The degradation of the Puerto Rican debt comes after a series of unpleasant measures implemented by both the New Progressive Party and the Popular Democratic Party, which is currently in power. Among the measures implemented were the laying off thousands of public employees, the imposition of new taxes, and reform of the retirement systems. The Government Development Bank (BGF in Spanish) of Puerto Rico and the Department of Treasury issued a joint press release to calm the concerns of the public, but especially of investors:

Si bien estamos decepcionados con la decisión de Standard & Poor’s, seguimos comprometidos con la implantación de nuestros planes fiscales y de desarrollo económico. Creemos que la comunidad inversora reconocerá oportunamente el impacto positivo de las reformas que la Administración [del Gobernador Alejandro] García Padilla ha implantado.

Entendemos que S&P reconoce los esfuerzos significativos de Puerto Rico hasta la fecha para enfrentar problemas estructurales de mucho tiempo, según queda demostrado por nuestra significativa reforma de retiro, el incrementar la independencia de una serie de corporaciones públicas y los recientes aumentos en los recaudos.

[...]

Estamos confiados en que tenemos a mano liquidez para satisfacer todas las necesidades de liquidez hasta fines del año fiscal, incluyendo cualquier necesidad de efectivo que surja como resultado de la decisión de hoy.

While we are disappointed with Standard & Poor’s decision, we remain committed to the implementation of our fiscal and economic development plans. We believe the investment community will recognize the positive impact of the reforms that the Garcia Padilla Administration has enacted in due course.

We appreciate that S&P recognizes the Commonwealth’s significant efforts to date to tackle long- term structural issues, demonstrated by our significant pension reform, increasing the independence of a number of public corporations, and recent revenue increases.
[…]

We are confident that we have the liquidity on hand to satisfy all liquidity needs until the end of the fiscal year, including any cash needs resulting from today’s decision.

However, Cate Long, market analyst of municipal bonds for the Reuters news agency, who has closely followed Puerto Rico’s situation during the past few years indicated:

Note to financial media covering Puerto Rico & other debt issuers. No one is ever gonna say publicly that they don't have adequate liquidity. — Cate Long (@cate_long) February 5, 2014

For several months, there has been a climate of pessimism in Puerto Rico with regard to the economy, if Twitter comments serve as a barometer for the national mood:

Todos tenemos ahora mismo mejor crédito que nuestro gobierno…

— Ana Maria CV (@anamaria_cv) February 4, 2014

Right now we all have better credit than our government…

Y llegó el #chatarrazo, ahora sí que esto se puso muuuuuyyy malo… — José Armando Santos (@jsantosfigueroa) February 4, 2014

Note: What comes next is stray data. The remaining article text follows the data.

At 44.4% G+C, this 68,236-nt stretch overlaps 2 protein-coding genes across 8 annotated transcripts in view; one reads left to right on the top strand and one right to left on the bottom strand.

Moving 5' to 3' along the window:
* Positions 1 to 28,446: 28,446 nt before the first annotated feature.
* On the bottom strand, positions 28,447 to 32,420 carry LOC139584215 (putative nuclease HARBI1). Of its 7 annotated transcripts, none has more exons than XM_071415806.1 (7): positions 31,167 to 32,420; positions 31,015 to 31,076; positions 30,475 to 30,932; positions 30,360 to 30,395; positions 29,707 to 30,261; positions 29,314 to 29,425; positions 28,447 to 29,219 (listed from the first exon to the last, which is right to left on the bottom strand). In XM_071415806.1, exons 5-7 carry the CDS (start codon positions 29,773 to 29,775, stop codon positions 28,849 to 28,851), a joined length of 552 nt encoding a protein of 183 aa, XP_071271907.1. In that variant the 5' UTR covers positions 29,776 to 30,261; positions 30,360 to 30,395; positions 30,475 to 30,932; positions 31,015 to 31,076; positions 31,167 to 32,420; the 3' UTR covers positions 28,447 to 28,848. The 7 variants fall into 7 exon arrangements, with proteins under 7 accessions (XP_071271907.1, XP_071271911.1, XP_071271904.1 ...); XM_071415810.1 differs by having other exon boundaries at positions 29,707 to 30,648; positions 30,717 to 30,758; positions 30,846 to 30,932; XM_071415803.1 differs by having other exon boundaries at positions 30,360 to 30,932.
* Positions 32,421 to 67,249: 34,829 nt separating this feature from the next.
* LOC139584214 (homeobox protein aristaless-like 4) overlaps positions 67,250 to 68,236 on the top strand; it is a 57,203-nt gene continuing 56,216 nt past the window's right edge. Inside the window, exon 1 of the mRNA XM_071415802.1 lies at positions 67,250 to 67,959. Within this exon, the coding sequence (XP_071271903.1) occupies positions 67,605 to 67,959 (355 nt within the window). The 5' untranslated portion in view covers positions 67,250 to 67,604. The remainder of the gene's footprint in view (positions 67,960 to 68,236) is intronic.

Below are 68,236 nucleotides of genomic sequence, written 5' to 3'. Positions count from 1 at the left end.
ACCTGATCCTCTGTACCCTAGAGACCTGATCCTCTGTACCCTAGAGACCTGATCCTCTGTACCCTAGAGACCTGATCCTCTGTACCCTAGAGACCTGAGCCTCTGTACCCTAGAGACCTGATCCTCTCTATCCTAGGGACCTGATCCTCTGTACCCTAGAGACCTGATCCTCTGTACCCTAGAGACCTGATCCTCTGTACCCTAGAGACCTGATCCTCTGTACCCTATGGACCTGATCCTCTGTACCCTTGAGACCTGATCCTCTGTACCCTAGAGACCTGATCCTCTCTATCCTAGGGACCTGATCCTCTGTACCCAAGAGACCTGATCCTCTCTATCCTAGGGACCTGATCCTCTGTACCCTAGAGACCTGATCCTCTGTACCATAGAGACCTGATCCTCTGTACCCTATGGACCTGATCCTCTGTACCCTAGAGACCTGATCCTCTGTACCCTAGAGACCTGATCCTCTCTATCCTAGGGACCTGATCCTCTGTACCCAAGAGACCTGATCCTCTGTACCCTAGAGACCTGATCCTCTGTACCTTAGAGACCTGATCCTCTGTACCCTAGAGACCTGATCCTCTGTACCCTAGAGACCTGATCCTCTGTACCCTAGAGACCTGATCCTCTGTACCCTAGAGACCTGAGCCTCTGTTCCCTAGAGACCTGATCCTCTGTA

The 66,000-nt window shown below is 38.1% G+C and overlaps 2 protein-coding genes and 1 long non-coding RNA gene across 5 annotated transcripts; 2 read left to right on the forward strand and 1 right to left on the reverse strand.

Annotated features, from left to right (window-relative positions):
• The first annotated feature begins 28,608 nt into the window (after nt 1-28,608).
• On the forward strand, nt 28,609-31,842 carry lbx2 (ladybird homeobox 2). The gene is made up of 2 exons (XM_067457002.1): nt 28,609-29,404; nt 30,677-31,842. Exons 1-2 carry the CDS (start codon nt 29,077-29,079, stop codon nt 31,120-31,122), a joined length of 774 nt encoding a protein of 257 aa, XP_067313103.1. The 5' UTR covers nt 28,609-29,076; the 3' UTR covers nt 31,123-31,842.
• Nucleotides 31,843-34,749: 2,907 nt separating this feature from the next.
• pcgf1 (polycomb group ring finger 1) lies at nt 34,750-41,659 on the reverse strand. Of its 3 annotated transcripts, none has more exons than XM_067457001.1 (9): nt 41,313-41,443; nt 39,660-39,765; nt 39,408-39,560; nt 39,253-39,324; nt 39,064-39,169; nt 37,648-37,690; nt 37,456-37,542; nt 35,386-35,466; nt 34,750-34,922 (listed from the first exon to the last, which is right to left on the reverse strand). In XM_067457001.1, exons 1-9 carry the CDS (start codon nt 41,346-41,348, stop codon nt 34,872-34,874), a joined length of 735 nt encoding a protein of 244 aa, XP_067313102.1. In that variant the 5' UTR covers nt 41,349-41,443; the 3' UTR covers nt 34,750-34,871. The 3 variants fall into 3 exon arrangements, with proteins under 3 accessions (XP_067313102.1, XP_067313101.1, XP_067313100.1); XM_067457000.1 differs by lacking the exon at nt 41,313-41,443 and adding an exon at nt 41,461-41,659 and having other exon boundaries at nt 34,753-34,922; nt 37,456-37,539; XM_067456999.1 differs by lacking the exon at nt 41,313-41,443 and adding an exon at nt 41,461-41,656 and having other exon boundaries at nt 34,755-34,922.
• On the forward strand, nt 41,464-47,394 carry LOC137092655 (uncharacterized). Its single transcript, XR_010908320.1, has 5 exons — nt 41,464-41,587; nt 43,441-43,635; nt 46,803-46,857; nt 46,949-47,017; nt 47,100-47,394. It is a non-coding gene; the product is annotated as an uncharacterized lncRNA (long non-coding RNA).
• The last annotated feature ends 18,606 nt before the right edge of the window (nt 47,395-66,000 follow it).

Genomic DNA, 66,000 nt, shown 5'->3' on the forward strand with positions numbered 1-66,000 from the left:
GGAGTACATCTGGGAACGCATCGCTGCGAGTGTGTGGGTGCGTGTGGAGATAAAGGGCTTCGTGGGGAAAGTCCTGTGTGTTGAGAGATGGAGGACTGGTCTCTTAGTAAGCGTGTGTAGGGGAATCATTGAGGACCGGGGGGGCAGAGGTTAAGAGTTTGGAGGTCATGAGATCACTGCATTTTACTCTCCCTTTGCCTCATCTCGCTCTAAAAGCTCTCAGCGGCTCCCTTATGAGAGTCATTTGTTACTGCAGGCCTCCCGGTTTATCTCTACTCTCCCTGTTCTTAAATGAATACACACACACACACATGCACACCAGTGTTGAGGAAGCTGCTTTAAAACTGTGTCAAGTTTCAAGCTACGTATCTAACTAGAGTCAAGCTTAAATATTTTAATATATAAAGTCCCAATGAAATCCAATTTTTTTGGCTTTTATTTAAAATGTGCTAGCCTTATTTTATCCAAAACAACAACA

The ‘junk’ is here, and now the situations is verrrrrrry bad…

Ahora sí se pusieron los “eggs” a peseta…#créditopr #pumcayólapiedra

— Karleen Cortes (@KarleenCortes) February 4, 2014

Things have definitely gone to hell now.

Of course, there were also humorous comments amidst the preoccupation:

Anunciamos que, por el momento, no degradáremos sus tuits. Pero mantenemos una perspectiva negativa. #Chatarrazo #CréditoPR — Licen Mangota BB (@ElLicenDice) February 4, 2014

We announce that for now, we will not downgrade your tweets. But the outlook remains negative.

Janizabeth Sánchez produced a Storify [es]  with more Twitter reactions.

Categories: Business Feed

Puerto Rico’s Debt Downgraded to “Junk” Status

Global Voices - Business Feed - Fri, 02/07/2014 - 8:27am

A U.S. quarter, or peseta, as it’s called in Puerto Rico. The expression “everything has gone to hell now” [in Spanish the expressions plays with the word "peseta" that means "quarter"] is commonly used to mean that the cost of living has suddenly gone up or that life has suddenly got more complicated. Image from the public domain, taken from
Wikimedia Commons.

What everybody feared finally happened: Puerto Rico’s debt was downgraded to junk or speculative level on February 4, 2014, by the rating agency Standard & Poor’s. The consequences of degradation had already been mentioned in a previous article [es] by Sergio Marxuach, the Director of Public Policy of the Puerto Rican based think tank Center for a New Economy:

… [U]na degradación del crédito de Puerto Rico a nivel “chatarra” tendría repercusiones adversas para todos los que vivimos en Puerto Rico ya que desataría una crisis financiera. Eso significa, entre otras cosas, que: el gobierno tendría poco o ningún acceso a los mercados financieros; veríamos una depreciación del valor de los bonos y obligaciones de Puerto Rico de entre 30% y 50%; la liquidez y la solvencia de las instituciones financieras y compañías de seguro en Puerto Rico podrían verse afectadas adversamente; veríamos un aumento en las tasas de interés y una contracción significativa del crédito; y aumentarían tanto las quiebras como el desempleo. Nadie en Puerto Rico estaría inmune de los efectos de esa tempestad.